A major addition to the Scottish Government’s plan for a more sustainable energy future in Scotland was reached in March 2015 with Fergus Ewing MSP, Minister for Business, Energy and Tourism, officially opening RWE’s Markinch Biomass Combined Heat and Power (CHP) plant in Fife, Scotland.
The state-of-the-art plant replaces the outdated coal and gas fired CHP power station on the site of premium paper and board manufacturer Tullis Russell. It represents a reduction in fossil fuel carbon dioxide emissions by around 250,000 tonnes per annum, delivering a major contribution to the UK’s renewable energy generation targets.
The new facility has an installed capacity of up to 65 MW and provides all of Tullis Russell’s electricity and steam requirements, with excess electricity generation being fed into local networks to fuel around 45,000 homes. The new biomass CHP plant is fuelled by approximately 90% recovered wood waste and approximately 10% virgin wood sourced from sustainably managed forests.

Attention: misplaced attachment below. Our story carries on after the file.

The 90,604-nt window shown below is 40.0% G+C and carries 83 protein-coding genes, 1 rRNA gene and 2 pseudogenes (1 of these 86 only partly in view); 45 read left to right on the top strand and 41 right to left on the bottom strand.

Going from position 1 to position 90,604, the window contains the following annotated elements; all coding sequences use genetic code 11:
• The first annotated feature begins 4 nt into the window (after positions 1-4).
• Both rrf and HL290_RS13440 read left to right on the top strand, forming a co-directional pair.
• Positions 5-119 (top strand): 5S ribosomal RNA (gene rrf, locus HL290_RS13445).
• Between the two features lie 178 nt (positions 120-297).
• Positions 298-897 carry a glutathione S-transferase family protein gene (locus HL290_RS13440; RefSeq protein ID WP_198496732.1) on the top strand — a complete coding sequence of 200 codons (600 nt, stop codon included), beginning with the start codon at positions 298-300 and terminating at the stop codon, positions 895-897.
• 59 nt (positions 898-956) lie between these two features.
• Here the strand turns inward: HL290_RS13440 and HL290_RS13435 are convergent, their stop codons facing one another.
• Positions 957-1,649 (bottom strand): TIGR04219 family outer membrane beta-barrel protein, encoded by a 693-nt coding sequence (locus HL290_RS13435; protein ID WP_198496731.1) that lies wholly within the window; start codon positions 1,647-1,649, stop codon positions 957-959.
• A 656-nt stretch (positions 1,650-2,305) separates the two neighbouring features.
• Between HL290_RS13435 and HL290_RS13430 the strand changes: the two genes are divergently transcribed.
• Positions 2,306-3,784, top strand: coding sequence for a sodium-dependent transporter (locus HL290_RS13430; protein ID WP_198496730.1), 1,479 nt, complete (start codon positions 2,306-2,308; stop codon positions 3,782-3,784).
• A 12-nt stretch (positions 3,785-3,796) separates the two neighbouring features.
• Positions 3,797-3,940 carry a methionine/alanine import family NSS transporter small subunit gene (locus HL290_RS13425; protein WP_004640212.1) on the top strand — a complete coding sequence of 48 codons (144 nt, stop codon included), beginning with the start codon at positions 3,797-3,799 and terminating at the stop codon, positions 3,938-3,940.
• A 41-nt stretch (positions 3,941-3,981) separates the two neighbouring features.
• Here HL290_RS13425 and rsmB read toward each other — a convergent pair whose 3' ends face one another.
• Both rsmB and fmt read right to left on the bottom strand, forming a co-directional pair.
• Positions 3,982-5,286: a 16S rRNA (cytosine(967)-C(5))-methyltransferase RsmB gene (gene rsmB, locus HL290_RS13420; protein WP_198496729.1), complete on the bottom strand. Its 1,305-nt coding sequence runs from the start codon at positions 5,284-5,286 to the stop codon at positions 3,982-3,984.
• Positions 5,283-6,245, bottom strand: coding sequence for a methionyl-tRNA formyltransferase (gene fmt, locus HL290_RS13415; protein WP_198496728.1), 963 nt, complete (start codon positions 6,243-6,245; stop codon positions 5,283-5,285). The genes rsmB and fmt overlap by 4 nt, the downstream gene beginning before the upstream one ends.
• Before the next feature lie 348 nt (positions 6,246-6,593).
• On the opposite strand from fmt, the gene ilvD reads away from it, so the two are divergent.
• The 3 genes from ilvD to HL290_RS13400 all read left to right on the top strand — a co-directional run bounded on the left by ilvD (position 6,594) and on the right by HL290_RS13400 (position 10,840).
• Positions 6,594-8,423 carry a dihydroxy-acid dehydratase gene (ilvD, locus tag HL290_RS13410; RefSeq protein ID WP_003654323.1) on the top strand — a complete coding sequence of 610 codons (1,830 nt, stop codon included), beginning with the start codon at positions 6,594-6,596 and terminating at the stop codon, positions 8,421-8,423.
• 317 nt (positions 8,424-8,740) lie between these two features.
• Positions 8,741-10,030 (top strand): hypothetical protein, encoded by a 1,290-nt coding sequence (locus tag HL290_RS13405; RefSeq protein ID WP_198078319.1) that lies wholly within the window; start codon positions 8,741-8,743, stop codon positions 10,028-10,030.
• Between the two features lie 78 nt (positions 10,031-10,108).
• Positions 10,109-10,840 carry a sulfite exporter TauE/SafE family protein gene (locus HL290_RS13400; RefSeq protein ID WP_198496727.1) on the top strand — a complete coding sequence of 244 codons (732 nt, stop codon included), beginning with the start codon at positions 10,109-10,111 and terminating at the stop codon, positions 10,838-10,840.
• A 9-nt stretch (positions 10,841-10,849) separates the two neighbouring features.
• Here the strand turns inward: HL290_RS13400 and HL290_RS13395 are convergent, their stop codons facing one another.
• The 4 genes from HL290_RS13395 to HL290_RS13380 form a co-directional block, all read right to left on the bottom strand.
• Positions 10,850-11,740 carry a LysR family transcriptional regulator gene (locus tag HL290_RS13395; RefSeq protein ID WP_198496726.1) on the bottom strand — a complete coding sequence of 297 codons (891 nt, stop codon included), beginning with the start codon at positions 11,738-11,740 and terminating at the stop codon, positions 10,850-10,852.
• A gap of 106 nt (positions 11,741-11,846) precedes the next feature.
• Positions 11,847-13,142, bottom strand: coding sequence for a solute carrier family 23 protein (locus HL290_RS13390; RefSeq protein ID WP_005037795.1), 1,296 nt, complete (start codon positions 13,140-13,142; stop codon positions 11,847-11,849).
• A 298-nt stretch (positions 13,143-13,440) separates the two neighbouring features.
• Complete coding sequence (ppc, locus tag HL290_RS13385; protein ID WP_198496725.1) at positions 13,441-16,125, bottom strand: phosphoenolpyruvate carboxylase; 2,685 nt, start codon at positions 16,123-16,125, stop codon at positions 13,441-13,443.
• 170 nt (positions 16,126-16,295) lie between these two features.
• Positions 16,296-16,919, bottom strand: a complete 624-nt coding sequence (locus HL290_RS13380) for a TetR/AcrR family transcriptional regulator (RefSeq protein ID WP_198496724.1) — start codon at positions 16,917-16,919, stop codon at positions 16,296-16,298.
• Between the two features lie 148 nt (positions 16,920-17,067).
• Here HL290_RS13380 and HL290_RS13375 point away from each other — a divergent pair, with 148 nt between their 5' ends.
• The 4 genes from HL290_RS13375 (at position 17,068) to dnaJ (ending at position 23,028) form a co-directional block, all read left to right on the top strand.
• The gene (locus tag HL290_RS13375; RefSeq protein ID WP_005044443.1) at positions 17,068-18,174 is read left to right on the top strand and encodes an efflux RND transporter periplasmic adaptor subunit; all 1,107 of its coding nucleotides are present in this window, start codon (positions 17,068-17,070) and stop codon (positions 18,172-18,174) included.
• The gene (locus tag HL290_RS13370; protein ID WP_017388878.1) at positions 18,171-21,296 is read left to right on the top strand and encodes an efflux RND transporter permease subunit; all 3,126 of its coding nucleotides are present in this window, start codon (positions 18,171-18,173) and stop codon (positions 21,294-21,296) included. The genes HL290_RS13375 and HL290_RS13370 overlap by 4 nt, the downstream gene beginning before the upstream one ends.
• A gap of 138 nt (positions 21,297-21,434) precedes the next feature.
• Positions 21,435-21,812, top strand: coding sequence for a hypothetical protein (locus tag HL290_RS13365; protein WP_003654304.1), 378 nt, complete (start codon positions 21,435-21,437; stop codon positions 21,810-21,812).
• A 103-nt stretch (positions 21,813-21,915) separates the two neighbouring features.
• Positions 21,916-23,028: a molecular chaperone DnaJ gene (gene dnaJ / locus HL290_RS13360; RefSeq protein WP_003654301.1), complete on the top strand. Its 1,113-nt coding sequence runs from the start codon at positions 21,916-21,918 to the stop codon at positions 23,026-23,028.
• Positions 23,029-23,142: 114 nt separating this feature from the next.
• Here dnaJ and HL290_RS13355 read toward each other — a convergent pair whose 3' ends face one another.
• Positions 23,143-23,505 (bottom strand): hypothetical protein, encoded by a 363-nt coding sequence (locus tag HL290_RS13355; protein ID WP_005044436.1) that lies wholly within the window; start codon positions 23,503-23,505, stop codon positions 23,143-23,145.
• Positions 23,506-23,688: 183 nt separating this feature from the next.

The Markinch CHP Plant has also supported the safeguarding of 500 jobs at Tullis Russell, which has been a major employer in Fife for over 206 years. RWE worked in partnership with Tullis Russell, the Scottish Government, Fife Council and local community and Community Council’s throughout the construction of the plant. Over 600 temporary jobs were created during the construction process and around 40 additional permanent jobs have been created at Markinch and the Offsite Fuel Processing Facility at Cardenden.
The £multi-million project was financed, in part, with an £8.1m Regional Selective Assistance grant from the Scottish Government.
The plant has been generating power to Tullis Russell Papermakers and the local network since February 2014.